14) Easy to track your Pull-Up progress.
Exercises like Pull-Ups are very straightforward and it is easy to track your progress.
15) Low risk and high benefits if you use gymnastic rings or neutral grip handles.
If you use the straight bar to do Pull-Ups, then you will eventually start to experience pain in your elbows and then your shoulders but if you play it safe and use gymnastic rings or neutral grip handles then the benefits definitely outweigh the risks.
16) Countless grips and variations to choose from to help you avoid overuse injuries and optimal lats.
There are so many different variations to choose from, I personally like:
VBAR PULLUP SIDE TO SIDE
This variation is elbow and wrist friendly because it’s a neutral grip and it’s great for the lats. I actually feel this version more than the straight bar variation. The way the exercise works you’ll put your head over on the left side on one rep followed by the right side on the second rep. To do this, you will need a VBAR, luckily many gyms have them.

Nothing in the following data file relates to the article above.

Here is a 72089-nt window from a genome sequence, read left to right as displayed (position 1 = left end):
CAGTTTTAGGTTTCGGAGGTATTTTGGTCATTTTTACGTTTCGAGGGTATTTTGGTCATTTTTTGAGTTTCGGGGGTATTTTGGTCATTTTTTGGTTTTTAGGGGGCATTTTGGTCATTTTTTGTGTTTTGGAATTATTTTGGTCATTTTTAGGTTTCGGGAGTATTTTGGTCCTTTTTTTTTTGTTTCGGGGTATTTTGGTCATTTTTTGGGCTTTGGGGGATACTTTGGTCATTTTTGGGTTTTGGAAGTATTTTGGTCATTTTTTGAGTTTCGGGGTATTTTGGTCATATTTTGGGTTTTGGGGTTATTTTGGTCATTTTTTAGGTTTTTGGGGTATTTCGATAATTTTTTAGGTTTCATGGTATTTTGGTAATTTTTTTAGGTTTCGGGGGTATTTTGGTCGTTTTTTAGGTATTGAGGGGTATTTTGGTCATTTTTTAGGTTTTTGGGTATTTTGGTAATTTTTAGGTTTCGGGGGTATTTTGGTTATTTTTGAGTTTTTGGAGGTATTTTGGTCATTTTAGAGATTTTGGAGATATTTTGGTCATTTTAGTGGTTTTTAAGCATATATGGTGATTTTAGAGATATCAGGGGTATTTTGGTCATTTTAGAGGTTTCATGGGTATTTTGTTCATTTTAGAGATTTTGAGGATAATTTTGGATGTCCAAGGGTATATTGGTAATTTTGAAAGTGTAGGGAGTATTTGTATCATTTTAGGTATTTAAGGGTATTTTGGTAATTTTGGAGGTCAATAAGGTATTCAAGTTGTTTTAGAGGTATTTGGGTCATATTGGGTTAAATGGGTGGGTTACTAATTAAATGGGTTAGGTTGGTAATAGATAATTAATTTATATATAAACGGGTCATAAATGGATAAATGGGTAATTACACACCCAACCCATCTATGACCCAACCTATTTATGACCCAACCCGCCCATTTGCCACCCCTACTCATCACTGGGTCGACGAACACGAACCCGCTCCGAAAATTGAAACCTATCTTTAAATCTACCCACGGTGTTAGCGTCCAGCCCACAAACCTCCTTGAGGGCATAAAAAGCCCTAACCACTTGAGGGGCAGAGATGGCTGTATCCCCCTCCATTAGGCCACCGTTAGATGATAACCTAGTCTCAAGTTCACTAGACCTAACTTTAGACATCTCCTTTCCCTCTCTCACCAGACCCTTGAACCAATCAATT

These are great and probably more joint friendly than the variation above, but it’s also significantly harder because the stabilizers have to work harder. I like this variation because your hands can move freely as opposed to the straight bar.
SHOULDER WIDTH NEUTRAL GRIP PULL-UPS
These work great for the lats and hit the biceps pretty hard as well. Nothing fancy with this variation, but it could deliver great result’s.
CLOSEGRIP NEUTRAL GRIP PULL-UP
Very similar to the first variation that I mentioned, but this time you aren’t going from side to side, the range of motion on this feels longer and the stretch I get in my lats when I do this variation is insane. I’m currently incorporating this variation in my program and it’s sparking some new growth.
In all of my years of lifting, I have yet to find an exercise that humbles me as much as the FatGrip Pull-up. You think that you have good grip strength? Try these and watch a 15 rep max turn into 4 or 5 reps. My forearms are never sore unless if I do these.
17) Pull-Ups aren’t extremely hard to recover from and they are easier on the CNS than Deadlifts.